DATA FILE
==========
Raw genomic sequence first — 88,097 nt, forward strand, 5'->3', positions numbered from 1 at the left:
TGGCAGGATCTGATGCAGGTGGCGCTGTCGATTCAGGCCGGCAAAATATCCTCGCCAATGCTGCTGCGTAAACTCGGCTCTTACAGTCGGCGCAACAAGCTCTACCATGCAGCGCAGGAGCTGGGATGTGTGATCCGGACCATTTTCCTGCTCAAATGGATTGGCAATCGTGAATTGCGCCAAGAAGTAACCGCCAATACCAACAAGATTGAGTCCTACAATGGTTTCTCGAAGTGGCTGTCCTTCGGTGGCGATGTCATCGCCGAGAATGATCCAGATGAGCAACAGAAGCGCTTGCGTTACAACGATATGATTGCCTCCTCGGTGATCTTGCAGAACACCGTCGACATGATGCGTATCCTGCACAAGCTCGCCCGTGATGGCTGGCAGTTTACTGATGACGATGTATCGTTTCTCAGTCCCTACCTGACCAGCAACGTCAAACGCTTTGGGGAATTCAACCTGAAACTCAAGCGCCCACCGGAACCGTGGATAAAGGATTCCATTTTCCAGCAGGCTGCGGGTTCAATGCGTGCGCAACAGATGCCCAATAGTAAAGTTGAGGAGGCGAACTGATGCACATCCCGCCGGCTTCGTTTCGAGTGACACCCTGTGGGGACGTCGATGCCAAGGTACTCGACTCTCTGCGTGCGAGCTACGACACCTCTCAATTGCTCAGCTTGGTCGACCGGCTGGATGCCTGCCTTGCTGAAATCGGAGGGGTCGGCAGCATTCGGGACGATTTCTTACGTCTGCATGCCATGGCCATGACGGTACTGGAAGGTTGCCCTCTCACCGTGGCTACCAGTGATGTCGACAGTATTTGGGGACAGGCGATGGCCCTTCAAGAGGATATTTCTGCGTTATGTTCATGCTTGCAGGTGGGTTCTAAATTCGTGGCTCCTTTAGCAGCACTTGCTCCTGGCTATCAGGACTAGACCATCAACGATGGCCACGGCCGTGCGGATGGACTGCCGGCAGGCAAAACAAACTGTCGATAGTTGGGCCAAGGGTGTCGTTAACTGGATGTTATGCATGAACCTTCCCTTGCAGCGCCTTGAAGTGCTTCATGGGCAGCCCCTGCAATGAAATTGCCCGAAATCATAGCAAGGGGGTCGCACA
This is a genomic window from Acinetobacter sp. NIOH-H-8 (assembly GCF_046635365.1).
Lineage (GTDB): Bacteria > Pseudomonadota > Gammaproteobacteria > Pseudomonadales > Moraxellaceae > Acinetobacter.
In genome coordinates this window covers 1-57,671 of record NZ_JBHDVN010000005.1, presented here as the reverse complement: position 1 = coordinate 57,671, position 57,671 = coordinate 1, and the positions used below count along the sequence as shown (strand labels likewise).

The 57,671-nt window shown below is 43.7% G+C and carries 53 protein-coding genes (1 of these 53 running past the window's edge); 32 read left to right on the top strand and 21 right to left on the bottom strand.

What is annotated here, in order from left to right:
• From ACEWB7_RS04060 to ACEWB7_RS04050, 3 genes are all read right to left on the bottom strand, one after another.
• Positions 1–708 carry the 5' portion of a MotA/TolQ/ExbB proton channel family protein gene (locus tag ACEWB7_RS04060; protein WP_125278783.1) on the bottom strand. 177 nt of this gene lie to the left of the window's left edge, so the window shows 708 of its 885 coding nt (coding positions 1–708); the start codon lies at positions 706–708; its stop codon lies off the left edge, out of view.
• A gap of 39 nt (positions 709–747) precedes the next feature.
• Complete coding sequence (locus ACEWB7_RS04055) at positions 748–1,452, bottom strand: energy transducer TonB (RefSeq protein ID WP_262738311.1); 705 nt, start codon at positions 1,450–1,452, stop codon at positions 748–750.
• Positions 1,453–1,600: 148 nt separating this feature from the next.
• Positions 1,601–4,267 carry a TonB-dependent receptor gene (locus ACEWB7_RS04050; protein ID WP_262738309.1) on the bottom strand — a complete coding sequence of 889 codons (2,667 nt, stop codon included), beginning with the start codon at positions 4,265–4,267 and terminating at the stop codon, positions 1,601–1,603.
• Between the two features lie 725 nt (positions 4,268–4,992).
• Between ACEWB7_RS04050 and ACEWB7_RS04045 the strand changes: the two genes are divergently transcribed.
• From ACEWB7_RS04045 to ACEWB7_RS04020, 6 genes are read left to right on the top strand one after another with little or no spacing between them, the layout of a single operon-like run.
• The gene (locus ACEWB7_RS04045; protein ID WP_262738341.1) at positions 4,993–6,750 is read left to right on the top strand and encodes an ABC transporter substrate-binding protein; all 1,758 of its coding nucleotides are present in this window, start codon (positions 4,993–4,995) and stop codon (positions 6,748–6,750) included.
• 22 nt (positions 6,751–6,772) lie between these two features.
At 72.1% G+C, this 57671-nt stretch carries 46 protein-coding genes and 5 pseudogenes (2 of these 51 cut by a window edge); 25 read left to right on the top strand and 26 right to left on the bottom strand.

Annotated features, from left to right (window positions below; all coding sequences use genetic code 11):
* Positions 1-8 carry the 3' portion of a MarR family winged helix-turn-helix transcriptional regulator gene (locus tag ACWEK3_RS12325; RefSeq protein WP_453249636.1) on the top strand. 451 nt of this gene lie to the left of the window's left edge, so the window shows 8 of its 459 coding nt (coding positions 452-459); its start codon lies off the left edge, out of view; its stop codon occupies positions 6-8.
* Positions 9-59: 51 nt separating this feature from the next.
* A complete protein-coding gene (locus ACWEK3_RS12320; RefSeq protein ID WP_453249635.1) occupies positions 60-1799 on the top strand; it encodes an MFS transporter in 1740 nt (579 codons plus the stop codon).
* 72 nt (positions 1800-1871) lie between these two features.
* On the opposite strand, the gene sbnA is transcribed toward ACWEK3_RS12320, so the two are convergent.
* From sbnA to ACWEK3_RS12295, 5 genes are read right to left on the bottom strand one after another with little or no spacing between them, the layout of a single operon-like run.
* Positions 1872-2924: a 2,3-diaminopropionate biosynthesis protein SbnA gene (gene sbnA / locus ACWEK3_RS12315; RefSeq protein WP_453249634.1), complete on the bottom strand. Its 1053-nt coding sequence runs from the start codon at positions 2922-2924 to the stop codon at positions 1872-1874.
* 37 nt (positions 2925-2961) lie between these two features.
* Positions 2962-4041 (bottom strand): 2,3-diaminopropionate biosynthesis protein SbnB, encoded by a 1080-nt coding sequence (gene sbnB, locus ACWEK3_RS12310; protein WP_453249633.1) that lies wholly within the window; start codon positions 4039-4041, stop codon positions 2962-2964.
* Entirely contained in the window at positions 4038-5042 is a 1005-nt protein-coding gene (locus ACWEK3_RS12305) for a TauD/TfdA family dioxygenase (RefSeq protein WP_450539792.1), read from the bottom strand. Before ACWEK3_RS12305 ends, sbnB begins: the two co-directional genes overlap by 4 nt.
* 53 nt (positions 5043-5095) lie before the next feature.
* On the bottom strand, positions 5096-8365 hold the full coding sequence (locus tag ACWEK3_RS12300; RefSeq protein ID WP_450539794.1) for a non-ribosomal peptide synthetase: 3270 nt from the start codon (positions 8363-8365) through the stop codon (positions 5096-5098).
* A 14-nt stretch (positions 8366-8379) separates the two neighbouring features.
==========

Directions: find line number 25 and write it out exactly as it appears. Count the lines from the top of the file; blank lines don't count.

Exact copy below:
* On the opposite strand, the gene sbnA is transcribed toward ACWEK3_RS12320, so the two are convergent.